God, the weather was awful. The bone chilling cold, howling wind, freezing rain and driven snow, a miserable weekend in the making. Or so we thought. It’s April 2017 and we’re out exploring back roads of Alberta and Saskatchewan with a rag-tag group of friends, in these horrible conditions, taking in ghost towns and other forgotten places. And the whole adventure is being filmed for a documentary, “Forgotten Prairie” available today on Telus Optik TV and Youtube and sometime soon at BIGDoer.com.
The setting: a small “private” ghost town in Saskatchewan called Fusilier, a photogenic place home to nothing but memories. The players: Team BIGDoer, all around photographer Byron Robb of Calgary, film photographer Rob Pohl of Edmonton; videographer/producer Rueben Tschetter, Cache Productions Red Deer Alberta and finally our host, Old Jack, whose lists Fusilier as his place of birth. What a sight we must be.
Before we touch on the history of Fusilier, we remind readers and this is at the request of the land owners, and there are two, that it’s on private property and permission is needed to enter. Please, respect their wishes. It’s not much to ask. Or shoot from the road with a long lens.
And with that out of the way, let’s talk about the town as we walk about the town. Lights, camera, action! Come take in what we explored while the cameras roll.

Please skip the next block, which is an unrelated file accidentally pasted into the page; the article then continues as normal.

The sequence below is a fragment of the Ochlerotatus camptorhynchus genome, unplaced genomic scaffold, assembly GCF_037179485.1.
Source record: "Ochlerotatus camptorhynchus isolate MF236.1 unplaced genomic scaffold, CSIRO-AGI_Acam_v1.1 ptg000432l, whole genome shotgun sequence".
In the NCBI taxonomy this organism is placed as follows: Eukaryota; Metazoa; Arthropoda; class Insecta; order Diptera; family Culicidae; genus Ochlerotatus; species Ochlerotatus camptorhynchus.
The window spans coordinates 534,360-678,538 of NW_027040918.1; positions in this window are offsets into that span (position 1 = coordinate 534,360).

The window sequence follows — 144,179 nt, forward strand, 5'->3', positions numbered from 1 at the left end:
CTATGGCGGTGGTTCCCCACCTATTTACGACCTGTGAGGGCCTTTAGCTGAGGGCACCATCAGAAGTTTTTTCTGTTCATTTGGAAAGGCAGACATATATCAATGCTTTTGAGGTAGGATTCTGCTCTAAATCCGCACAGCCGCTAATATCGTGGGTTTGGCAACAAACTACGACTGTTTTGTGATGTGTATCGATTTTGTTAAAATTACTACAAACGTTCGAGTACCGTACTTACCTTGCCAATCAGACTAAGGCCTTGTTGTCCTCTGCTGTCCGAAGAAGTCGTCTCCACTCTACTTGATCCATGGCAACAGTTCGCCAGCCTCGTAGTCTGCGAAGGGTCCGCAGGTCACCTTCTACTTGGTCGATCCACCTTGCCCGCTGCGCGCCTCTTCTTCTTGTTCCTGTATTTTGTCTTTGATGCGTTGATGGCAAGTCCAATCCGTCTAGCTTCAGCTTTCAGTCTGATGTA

Fusilier dates from around 1914. And like a huge number of prairie towns, it sprung to life with the coming of the railway. Built by the Canadian Pacific Railway (Coronation Subdivision) the line here was a lowly “grain branch” running east/west through Saskatchewan and Alberta. One old paper describes it as two streaks of rust running from nowhere to nowhere. Infrequent trains were the norm. Still, the line lasted into the early 1990s. But with the town empty at that point, no one was witness to its passing – but I’m getting ahead of myself.
Fusilier grew to have had a population of well over a hundred in the 1920s with lots more people residing on farms nearby. There was a thriving business district down by the tracks with many stores and shops. Over there was a church, down that way the school. A combination dance hall/community hall/theatre was built, a most lively place come Saturday Night.